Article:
The new database on “The immunities of States and international organisations” is available at the following link.
The former database is accessible hereunder but will be replaced by the new one after the 53rd meeting of the CAHDI on 23-24 March 2017.
State immunities are highly relevant in public international law practice. They have shaped international relations and contributed to the configuration of international law as we know it today.
However, until the adoption of the United Nations Convention on Jurisdictional Immunities of States and their Property in 2004, no uniform international legal regime had been devised to regulate this matter in spite of attempts by various institutions, including the Council of Europe with its pioneer 1972 European Convention on State Immunity. As a result, national courts have often been obliged to take decisions on a case-by-case basis.
In order to shed new light on how States approach this issue, the CAHDI implemented a "Pilot Project of the Council of Europe on state practice regarding state immunities" in 2001 with a view to examining judicial practice in the member and observer States of the Council of Europe. The CAHDI compiled the information supplied by the States regarding state immunities and then produced an analytical report based on it.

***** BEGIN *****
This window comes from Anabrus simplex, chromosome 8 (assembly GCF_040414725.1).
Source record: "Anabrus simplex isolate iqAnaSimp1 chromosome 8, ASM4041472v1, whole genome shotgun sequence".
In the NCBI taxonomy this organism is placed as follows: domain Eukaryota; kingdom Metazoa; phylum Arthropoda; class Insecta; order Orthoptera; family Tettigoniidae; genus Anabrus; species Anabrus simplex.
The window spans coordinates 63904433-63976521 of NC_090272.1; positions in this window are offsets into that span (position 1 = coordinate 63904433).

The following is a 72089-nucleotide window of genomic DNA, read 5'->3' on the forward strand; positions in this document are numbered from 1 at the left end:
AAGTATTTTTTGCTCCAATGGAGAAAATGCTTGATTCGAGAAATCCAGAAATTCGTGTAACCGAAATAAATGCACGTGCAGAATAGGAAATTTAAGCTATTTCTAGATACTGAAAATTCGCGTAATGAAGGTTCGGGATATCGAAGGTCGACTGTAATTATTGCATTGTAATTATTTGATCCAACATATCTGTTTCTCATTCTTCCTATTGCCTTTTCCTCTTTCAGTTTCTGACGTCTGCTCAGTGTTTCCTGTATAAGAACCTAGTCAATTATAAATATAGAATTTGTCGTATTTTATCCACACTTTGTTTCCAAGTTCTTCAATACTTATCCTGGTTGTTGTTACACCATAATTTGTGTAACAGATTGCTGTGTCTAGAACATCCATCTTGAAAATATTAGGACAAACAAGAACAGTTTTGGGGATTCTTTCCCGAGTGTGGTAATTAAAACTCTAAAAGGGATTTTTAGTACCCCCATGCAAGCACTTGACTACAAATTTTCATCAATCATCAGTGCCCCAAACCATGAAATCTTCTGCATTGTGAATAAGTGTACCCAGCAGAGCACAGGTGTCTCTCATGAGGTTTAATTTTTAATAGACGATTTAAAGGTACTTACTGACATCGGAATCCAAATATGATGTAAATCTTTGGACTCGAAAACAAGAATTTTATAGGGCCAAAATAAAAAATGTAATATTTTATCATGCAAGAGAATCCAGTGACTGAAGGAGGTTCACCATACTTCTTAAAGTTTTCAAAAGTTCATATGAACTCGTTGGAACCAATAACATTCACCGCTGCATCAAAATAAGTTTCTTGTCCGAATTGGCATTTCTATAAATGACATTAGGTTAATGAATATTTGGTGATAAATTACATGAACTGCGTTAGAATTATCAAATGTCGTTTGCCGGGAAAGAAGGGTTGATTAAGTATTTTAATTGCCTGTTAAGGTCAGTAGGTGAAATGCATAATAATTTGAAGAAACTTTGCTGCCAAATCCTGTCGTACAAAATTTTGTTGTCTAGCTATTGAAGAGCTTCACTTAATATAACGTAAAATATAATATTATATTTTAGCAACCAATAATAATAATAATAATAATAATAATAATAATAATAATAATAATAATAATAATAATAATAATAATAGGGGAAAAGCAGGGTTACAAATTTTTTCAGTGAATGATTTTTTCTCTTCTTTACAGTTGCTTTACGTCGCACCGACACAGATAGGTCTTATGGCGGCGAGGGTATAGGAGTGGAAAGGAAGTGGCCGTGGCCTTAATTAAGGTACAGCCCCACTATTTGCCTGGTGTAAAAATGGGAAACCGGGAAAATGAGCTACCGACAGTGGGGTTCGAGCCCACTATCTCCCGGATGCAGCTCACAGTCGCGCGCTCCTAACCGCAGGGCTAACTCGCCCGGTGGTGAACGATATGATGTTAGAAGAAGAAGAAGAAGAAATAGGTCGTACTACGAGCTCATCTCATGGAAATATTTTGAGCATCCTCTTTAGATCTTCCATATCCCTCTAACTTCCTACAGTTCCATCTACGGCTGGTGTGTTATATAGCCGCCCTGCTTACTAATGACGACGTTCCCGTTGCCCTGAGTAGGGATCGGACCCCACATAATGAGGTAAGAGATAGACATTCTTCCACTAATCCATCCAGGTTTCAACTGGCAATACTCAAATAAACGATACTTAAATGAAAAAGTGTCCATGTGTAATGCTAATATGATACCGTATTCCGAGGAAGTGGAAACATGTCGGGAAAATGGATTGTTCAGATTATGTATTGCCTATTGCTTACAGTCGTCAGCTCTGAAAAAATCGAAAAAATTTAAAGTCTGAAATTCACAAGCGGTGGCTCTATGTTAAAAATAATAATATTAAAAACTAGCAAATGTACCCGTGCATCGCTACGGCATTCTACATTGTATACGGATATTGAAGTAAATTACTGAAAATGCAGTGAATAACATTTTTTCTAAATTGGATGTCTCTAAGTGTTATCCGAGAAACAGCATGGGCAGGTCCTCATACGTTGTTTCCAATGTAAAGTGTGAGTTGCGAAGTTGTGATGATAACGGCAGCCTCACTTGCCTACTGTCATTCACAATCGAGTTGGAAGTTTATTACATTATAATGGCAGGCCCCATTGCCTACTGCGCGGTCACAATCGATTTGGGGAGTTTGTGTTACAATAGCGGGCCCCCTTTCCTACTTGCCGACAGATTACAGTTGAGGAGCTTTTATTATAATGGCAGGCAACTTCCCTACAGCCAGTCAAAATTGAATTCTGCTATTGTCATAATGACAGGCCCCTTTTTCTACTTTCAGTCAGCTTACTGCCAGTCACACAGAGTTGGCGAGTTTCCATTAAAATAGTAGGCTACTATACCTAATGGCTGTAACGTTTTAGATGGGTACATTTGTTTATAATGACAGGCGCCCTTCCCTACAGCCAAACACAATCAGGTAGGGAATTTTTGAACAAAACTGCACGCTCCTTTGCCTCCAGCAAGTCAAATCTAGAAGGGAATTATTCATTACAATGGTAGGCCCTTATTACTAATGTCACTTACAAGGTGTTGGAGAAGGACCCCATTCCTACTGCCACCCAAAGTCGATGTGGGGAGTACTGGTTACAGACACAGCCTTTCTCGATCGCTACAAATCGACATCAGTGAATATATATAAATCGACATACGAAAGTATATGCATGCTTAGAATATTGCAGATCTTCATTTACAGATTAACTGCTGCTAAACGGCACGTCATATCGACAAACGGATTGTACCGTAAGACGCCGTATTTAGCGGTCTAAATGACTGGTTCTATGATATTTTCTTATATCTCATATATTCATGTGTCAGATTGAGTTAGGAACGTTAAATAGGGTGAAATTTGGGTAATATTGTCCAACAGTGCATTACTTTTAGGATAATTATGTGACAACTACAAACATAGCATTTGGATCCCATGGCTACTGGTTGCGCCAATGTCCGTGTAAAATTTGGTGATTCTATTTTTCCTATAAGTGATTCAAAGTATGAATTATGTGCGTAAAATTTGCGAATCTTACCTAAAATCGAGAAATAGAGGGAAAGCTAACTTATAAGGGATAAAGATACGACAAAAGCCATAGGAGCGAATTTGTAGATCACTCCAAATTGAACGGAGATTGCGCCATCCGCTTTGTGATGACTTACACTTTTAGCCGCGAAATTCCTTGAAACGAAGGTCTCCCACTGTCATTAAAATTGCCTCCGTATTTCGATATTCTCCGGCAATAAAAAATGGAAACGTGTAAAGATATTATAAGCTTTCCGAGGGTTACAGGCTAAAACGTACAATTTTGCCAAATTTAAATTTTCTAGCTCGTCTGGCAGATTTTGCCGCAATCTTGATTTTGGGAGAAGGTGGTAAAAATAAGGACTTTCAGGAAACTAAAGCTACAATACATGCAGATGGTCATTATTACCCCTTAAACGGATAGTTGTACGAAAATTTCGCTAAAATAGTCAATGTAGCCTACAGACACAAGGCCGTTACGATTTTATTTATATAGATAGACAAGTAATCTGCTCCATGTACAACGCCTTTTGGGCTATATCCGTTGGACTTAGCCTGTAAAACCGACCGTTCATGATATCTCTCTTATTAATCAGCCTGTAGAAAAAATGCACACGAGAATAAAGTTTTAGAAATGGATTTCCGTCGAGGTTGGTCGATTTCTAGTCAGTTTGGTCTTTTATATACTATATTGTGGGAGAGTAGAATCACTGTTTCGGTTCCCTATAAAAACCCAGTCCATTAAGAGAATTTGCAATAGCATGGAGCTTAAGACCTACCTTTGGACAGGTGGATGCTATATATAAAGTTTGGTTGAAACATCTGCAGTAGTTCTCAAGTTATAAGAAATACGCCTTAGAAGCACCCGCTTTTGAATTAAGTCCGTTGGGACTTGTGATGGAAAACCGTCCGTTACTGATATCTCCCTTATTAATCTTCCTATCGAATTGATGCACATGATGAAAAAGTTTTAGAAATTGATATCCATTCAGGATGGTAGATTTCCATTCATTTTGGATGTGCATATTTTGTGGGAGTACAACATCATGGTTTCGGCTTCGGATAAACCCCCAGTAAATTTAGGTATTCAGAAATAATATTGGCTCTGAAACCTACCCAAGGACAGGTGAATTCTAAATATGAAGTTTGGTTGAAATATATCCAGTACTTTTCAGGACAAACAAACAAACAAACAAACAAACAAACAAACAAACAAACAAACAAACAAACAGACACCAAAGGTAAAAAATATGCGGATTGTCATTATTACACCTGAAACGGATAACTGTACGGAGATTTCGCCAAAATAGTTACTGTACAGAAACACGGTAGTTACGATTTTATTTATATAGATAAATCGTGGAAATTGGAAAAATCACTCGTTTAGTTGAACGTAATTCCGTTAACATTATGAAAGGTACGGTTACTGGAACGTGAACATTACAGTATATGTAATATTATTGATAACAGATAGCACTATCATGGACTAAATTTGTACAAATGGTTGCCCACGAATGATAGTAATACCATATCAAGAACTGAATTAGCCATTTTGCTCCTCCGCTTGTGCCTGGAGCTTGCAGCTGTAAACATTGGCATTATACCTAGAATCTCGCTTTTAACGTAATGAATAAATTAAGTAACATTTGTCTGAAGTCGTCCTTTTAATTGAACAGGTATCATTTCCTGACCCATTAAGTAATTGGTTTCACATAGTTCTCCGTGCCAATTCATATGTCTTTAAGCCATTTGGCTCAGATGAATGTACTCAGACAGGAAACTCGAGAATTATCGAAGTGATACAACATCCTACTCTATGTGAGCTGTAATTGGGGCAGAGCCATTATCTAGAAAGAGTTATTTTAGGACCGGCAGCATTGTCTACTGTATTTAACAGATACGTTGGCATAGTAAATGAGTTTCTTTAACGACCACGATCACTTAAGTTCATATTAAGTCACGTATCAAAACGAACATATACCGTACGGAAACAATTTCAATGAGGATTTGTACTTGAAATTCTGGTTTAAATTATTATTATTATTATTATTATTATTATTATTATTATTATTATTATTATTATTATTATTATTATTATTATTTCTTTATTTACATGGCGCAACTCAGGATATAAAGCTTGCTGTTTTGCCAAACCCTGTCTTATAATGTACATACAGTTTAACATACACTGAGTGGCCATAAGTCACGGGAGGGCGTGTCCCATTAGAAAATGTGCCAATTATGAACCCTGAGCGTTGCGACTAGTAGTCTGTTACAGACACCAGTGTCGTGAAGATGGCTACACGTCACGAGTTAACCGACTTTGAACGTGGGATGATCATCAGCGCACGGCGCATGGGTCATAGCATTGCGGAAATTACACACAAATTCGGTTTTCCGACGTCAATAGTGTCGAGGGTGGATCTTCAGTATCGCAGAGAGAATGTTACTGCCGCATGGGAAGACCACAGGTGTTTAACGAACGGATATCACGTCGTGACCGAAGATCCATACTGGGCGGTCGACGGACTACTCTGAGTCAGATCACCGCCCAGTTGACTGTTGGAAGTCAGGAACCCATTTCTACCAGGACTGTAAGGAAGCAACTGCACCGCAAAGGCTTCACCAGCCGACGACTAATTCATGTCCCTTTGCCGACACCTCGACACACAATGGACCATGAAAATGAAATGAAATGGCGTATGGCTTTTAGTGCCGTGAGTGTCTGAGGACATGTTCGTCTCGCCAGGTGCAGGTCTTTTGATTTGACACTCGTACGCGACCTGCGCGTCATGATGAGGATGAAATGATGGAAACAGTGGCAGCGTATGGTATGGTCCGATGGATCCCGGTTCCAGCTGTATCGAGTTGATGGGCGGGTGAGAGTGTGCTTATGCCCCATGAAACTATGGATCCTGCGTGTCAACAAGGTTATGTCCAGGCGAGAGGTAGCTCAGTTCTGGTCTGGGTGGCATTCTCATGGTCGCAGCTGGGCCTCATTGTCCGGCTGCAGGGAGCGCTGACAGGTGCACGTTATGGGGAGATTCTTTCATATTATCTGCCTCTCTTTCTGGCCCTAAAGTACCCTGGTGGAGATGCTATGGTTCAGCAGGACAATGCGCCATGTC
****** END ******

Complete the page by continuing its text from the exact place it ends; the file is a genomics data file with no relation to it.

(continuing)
At its 30th meeting (Strasbourg, 19-20 September 2005), the CAHDI expressed the wish to be able to update the information gathered on an on-going basis within the pilot project framework and create a monitoring mechanism making it possible to identify and examine new developments in this area. This resulted in the setting up of the database, which was presented at the 31st meeting (Strasbourg, 23-24 March 2006).
The database contains documentation provided by States and international organisations on their practice (e.g. with regard to pertinent legislation and jurisprudence) regarding:
- Immunity of State;
- Immunity of State agents and representatives;
- Immunity of Heads of State, Heads of Government and Ministers of Foreign Affairs;
- Immunity of diplomatic and consular missions;
- Immunity of international organisations;
- Immunity of agents and representatives of international organisations.
The Secretariat or the Organisation bears no responsibility for the information contained in the national contributions which should be attributed solely to the national delegations.